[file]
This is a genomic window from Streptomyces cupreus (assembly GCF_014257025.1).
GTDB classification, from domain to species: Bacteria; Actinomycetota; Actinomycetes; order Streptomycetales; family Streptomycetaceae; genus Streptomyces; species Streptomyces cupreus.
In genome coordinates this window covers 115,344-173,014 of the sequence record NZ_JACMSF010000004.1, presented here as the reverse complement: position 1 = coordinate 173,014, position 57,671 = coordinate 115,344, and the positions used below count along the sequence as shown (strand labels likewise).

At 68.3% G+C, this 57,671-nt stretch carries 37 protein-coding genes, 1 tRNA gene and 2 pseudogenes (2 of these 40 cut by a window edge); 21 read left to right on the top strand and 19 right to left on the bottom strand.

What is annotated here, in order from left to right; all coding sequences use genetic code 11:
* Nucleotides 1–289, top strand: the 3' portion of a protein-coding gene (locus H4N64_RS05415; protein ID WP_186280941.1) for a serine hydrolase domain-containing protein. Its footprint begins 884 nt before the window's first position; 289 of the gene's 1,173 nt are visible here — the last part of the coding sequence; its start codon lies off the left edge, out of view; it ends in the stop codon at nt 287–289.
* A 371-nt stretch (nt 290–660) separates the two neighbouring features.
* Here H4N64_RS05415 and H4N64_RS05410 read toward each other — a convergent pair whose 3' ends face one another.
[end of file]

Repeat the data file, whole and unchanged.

This is a genomic window from Streptomyces cupreus (assembly GCF_014257025.1).
GTDB classification, from domain to species: Bacteria; Actinomycetota; Actinomycetes; order Streptomycetales; family Streptomycetaceae; genus Streptomyces; species Streptomyces cupreus.
In genome coordinates this window covers 115,344-173,014 of the sequence record NZ_JACMSF010000004.1, presented here as the reverse complement: position 1 = coordinate 173,014, position 57,671 = coordinate 115,344, and the positions used below count along the sequence as shown (strand labels likewise).

At 68.3% G+C, this 57,671-nt stretch carries 37 protein-coding genes, 1 tRNA gene and 2 pseudogenes (2 of these 40 cut by a window edge); 21 read left to right on the top strand and 19 right to left on the bottom strand.

What is annotated here, in order from left to right; all coding sequences use genetic code 11:
* Nucleotides 1–289, top strand: the 3' portion of a protein-coding gene (locus H4N64_RS05415; protein ID WP_186280941.1) for a serine hydrolase domain-containing protein. Its footprint begins 884 nt before the window's first position; 289 of the gene's 1,173 nt are visible here — the last part of the coding sequence; its start codon lies off the left edge, out of view; it ends in the stop codon at nt 287–289.
* A 371-nt stretch (nt 290–660) separates the two neighbouring features.
* Here H4N64_RS05415 and H4N64_RS05410 read toward each other — a convergent pair whose 3' ends face one another.